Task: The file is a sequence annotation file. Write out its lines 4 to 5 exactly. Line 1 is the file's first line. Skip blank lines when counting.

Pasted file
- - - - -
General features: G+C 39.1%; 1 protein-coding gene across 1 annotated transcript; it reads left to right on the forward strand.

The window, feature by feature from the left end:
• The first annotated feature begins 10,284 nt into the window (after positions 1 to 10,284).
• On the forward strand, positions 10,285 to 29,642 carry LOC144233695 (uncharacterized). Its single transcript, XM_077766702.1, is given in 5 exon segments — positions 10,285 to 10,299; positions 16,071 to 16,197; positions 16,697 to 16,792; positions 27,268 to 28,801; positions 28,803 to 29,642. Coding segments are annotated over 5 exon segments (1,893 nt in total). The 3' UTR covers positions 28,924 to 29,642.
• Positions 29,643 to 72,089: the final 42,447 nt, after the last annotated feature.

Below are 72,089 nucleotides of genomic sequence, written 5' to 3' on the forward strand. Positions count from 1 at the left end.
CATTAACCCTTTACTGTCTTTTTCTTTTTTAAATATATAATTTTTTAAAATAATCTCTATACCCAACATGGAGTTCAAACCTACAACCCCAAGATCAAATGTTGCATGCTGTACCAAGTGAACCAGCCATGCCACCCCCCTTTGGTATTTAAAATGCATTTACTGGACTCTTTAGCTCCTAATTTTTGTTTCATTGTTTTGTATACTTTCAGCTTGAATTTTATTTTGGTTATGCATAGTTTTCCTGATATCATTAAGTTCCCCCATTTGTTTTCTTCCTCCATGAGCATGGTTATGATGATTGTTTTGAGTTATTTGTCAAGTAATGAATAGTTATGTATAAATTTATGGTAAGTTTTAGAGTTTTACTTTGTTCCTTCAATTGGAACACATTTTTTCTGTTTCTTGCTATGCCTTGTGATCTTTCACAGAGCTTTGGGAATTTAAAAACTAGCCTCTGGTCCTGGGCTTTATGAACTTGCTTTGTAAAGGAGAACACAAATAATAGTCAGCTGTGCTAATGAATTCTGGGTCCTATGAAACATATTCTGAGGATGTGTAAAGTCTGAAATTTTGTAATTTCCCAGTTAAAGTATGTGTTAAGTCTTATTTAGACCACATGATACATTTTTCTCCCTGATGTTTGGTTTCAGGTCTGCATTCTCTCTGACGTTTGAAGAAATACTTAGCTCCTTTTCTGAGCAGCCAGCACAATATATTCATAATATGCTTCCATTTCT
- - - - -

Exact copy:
• On the forward strand, positions 10,285 to 29,642 carry LOC144233695 (uncharacterized). Its single transcript, XM_077766702.1, is given in 5 exon segments — positions 10,285 to 10,299; positions 16,071 to 16,197; positions 16,697 to 16,792; positions 27,268 to 28,801; positions 28,803 to 29,642. Coding segments are annotated over 5 exon segments (1,893 nt in total). The 3' UTR covers positions 28,924 to 29,642.
• Positions 29,643 to 72,089: the final 42,447 nt, after the last annotated feature.